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When Two Is One Too Many – Stewart vs. Williams


By: — July 26, 2012 @ 10:28 pm

In my continuing quest to contribute to your draft-day domination, I will compose a series of blogs over the next few weeks that focus on players that are sure to create some hardship for fantasy owners: players on the same team who play the same position that will likely have a significant fantasy impact. For those of you who regularly read and contribute to the FF Today Forums, consider this short series a distant relative to “Look-Alike Players”. My goal is to create a compelling case for and against each player before handing down a final decision. Let’s get started:

The players in question this week: Running backs Jonathan Stewart and DeAngelo Williams

The setup: Full-point PPR; 10 rushing/receiving yards equal one fantasy point; all touchdowns are worth six fantasy points.

Current ADP (courtesy of Fantasy Football Calculator): Stewart – 7.05 Williams – 8.03

What’s at stake: Grabbing the better fantasy RB3 of the two the Carolina Panthers have to offer.

The case for Stewart: There seems to be very little argument that Stewart is the best “backup” running back in the league. Not only that, but Pro Football Focus has identified him as the NFL’s most elusive back in two of his four seasons in the league. And it isn’t hard to understand why: at 5-10 and 235 pounds, Stewart possesses the rare combination of power and speed that would make him the featured back on several teams around the league. When it became clear that QB Cam Newton was the real deal early last season, Stewart showed an ability in the passing game that few people knew he had simply because he had never really been asked to serve in that role in college (51 receptions in three years at Oregon) or the NFL (34 career catches prior to 2011). Stewart became the de facto third-down back when Mike Goodson could not stay healthy and, despite a career low in carries, managed his second-best fantasy season thanks in large part to a personal-best 47 catches.

The case against Stewart: Opportunity, especially now that “Double Trouble” may now evolve into “Triple Threat” with the addition of another capable big back in Mike Tolbert. Despite the Panthers’ assertion that Tolbert will merely serve as the fullback, most teams don’t feel compelled to dish out a four-year, $8.4 M contract to a player at that position when the combination of Stewart and Williams averaged nearly 5.4 yards per carry last season without him. In my opinion, Tolbert was signed for several reasons (in order): 1) serve as insurance against Jonathan Stewart leaving as a free agent after the season, 2) be the goal-line back in order to reduce the likelihood that Newton gets hurt, 3) act as the third-down back and 4) resume his role as a special-teams ace. Assuming any or all of the first three assumptions are correct, it is probably a safe to say that no player’s fantasy value is going up anytime soon. Additionally, OC Rob Chudzinski was on the Chargers’ offensive staff during Tolbert’s first three years in the league, including his 11-TD season in 2010. Stewart was already on the wrong end of carry split with Williams last year (155-142), so if Tolbert robs Stewart of a sizable portion of his work in the passing game and the carry split with Williams remains about the same, Stewart will have trouble maintaining any kind of relevance in fantasy.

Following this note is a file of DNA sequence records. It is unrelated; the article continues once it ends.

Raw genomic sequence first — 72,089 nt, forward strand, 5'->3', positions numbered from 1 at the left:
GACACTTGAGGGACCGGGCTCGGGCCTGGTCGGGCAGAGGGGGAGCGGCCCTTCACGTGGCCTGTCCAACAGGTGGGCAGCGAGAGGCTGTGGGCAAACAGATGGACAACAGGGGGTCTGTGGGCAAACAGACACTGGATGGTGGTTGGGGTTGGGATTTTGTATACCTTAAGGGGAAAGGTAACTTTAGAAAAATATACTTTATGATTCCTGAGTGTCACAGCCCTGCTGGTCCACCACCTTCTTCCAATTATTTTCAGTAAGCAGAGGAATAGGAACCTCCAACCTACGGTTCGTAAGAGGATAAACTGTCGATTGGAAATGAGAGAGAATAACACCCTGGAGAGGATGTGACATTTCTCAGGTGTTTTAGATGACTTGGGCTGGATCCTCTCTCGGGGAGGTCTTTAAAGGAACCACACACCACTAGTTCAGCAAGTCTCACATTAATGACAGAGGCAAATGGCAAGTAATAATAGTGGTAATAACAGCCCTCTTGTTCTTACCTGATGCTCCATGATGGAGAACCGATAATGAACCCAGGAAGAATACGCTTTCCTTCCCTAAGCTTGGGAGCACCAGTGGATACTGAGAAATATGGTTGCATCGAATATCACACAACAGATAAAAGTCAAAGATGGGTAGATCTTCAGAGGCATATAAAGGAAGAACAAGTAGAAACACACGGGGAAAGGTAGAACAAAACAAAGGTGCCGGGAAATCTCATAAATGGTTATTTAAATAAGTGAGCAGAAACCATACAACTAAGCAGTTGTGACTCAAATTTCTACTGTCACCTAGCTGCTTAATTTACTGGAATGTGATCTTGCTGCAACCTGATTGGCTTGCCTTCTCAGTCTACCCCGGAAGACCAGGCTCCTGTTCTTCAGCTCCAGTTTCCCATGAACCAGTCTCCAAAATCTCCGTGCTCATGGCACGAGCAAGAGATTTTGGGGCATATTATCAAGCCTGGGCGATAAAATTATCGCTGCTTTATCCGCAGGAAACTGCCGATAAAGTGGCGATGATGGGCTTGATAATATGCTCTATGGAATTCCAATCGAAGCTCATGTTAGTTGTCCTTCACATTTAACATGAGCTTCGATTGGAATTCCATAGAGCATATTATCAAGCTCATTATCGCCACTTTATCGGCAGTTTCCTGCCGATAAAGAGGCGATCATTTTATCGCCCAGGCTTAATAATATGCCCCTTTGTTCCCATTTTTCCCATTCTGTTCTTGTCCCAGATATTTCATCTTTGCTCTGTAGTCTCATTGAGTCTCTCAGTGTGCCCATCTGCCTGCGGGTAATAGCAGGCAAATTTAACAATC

Stewart saw action in 55.2% of the team’s offensive plays last season while Williams (pictured) took part in 42.7%.

The case for Williams: People have been quick to write off Williams because of the immense talent Stewart possesses, but the 29-year-old still has plenty of explosion left as his 69- and 74-yard touchdown runs from a season ago will attest. So will the fact that he’s averaged 5.0 YPC or better in four of the past five seasons. The fact the new coaching staff saw fit to give slightly more of the rushing workload to Williams, which may have simply been a coincidence or acknowledgement that since Stewart is a more trusted option in the passing game, Williams should receive a few more carries. Whatever the reason, Williams has held the edge in rushing attempts over Stewart in all three years the two have played together in which they both have been healthy, which includes a head coaching change and a two different offensive coordinators. And, of course, there is the huge contract Williams signed last off-season, which gives us a pretty good indication that Carolina expects at least 10-12 touches per game from him.

The case against Williams: Ironically, almost the same case that can be made against Stewart – opportunity. What was already an uncertain backfield picture got even messier with the addition of Tolbert, but the signs of Williams’ role decreasing were already present last season. According to ESPN, Stewart saw action in 55.2% of the team’s offensive plays last season while Williams took part in 42.7%. Furthermore, Williams handled just two carries inside the opponent’s five-yard line last season and only had 13 opportunities (12 rushes, one pass target) inside the 20. And despite a catch rate of 73.8% over the course of his career, Williams has never been a high-volume pass catcher with his 33 receptions as a rookie back in 2006 still standing as his career high. Add it all up and we’ve pretty much eliminated just about every way a running back can consistently score in fantasy.